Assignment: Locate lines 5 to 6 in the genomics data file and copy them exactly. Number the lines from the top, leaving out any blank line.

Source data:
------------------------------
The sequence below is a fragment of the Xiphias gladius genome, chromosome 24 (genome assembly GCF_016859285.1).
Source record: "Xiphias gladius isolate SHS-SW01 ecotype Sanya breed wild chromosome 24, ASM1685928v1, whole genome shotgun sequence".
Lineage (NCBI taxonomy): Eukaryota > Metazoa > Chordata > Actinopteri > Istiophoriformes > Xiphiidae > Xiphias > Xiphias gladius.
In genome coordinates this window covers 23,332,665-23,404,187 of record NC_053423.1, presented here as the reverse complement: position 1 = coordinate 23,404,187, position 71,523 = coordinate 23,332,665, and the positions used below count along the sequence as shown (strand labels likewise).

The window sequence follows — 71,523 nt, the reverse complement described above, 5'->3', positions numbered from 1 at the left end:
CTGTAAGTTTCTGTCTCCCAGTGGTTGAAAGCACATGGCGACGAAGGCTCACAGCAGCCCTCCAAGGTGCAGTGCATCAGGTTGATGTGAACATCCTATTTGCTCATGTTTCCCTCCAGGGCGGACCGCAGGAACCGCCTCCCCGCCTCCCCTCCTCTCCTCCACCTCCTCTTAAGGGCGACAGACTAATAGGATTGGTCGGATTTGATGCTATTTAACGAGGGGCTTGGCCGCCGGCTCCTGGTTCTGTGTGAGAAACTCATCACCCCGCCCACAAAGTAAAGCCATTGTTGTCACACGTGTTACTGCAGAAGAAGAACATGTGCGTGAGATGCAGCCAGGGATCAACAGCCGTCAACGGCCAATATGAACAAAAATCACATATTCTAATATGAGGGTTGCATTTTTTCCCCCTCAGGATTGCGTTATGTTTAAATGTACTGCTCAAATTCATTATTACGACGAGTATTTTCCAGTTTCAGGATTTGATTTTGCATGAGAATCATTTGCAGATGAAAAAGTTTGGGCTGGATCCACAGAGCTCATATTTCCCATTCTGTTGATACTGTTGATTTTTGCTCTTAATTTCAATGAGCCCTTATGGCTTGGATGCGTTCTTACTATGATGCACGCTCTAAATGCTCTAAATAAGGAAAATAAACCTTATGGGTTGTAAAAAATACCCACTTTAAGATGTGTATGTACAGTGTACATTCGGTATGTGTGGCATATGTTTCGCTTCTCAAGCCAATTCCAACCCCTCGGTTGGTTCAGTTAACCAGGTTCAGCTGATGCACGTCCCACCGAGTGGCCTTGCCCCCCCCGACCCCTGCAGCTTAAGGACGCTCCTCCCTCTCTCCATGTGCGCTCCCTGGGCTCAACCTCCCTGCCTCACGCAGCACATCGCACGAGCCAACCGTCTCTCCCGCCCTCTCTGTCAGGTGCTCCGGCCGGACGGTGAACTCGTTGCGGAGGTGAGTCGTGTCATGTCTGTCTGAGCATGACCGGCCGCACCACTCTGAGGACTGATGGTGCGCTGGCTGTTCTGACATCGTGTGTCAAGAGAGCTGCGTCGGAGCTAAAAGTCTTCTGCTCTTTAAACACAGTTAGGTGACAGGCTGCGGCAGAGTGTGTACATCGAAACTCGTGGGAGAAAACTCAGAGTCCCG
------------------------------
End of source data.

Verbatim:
The window sequence follows — 71,523 nt, the reverse complement described above, 5'->3', positions numbered from 1 at the left end:
CTGTAAGTTTCTGTCTCCCAGTGGTTGAAAGCACATGGCGACGAAGGCTCACAGCAGCCCTCCAAGGTGCAGTGCATCAGGTTGATGTGAACATCCTATTTGCTCATGTTTCCCTCCAGGGCGGACCGCAGGAACCGCCTCCCCGCCTCCCCTCCTCTCCTCCACCTCCTCTTAAGGGCGACAGACTAATAGGATTGGTCGGATTTGATGCTATTTAACGAGGGGCTTGGCCGCCGGCTCCTGGTTCTGTGTGAGAAACTCATCACCCCGCCCACAAAGTAAAGCCATTGTTGTCACACGTGTTACTGCAGAAGAAGAACATGTGCGTGAGATGCAGCCAGGGATCAACAGCCGTCAACGGCCAATATGAACAAAAATCACATATTCTAATATGAGGGTTGCATTTTTTCCCCCTCAGGATTGCGTTATGTTTAAATGTACTGCTCAAATTCATTATTACGACGAGTATTTTCCAGTTTCAGGATTTGATTTTGCATGAGAATCATTTGCAGATGAAAAAGTTTGGGCTGGATCCACAGAGCTCATATTTCCCATTCTGTTGATACTGTTGATTTTTGCTCTTAATTTCAATGAGCCCTTATGGCTTGGATGCGTTCTTACTATGATGCACGCTCTAAATGCTCTAAATAAGGAAAATAAACCTTATGGGTTGTAAAAAATACCCACTTTAAGATGTGTATGTACAGTGTACATTCGGTATGTGTGGCATATGTTTCGCTTCTCAAGCCAATTCCAACCCCTCGGTTGGTTCAGTTAACCAGGTTCAGCTGATGCACGTCCCACCGAGTGGCCTTGCCCCCCCCGACCCCTGCAGCTTAAGGACGCTCCTCCCTCTCTCCATGTGCGCTCCCTGGGCTCAACCTCCCTGCCTCACGCAGCACATCGCACGAGCCAACCGTCTCTCCCGCCCTCTCTGTCAGGTGCTCCGGCCGGACGGTGAACTCGTTGCGGAGGTGAGTCGTGTCATGTCTGTCTGAGCATGACCGGCCGCACCACTCTGAGGACTGATGGTGCGCTGGCTGTTCTGACATCGTGTGTCAAGAGAGCTGCGTCGGAGCTAAAAGTCTTCTGCTCTTTAAACACAGTTAGGTGACAGGCTGCGGCAGAGTGTGTACATCGAAACTCGTGGGAGAAAACTCAGAGTCCCG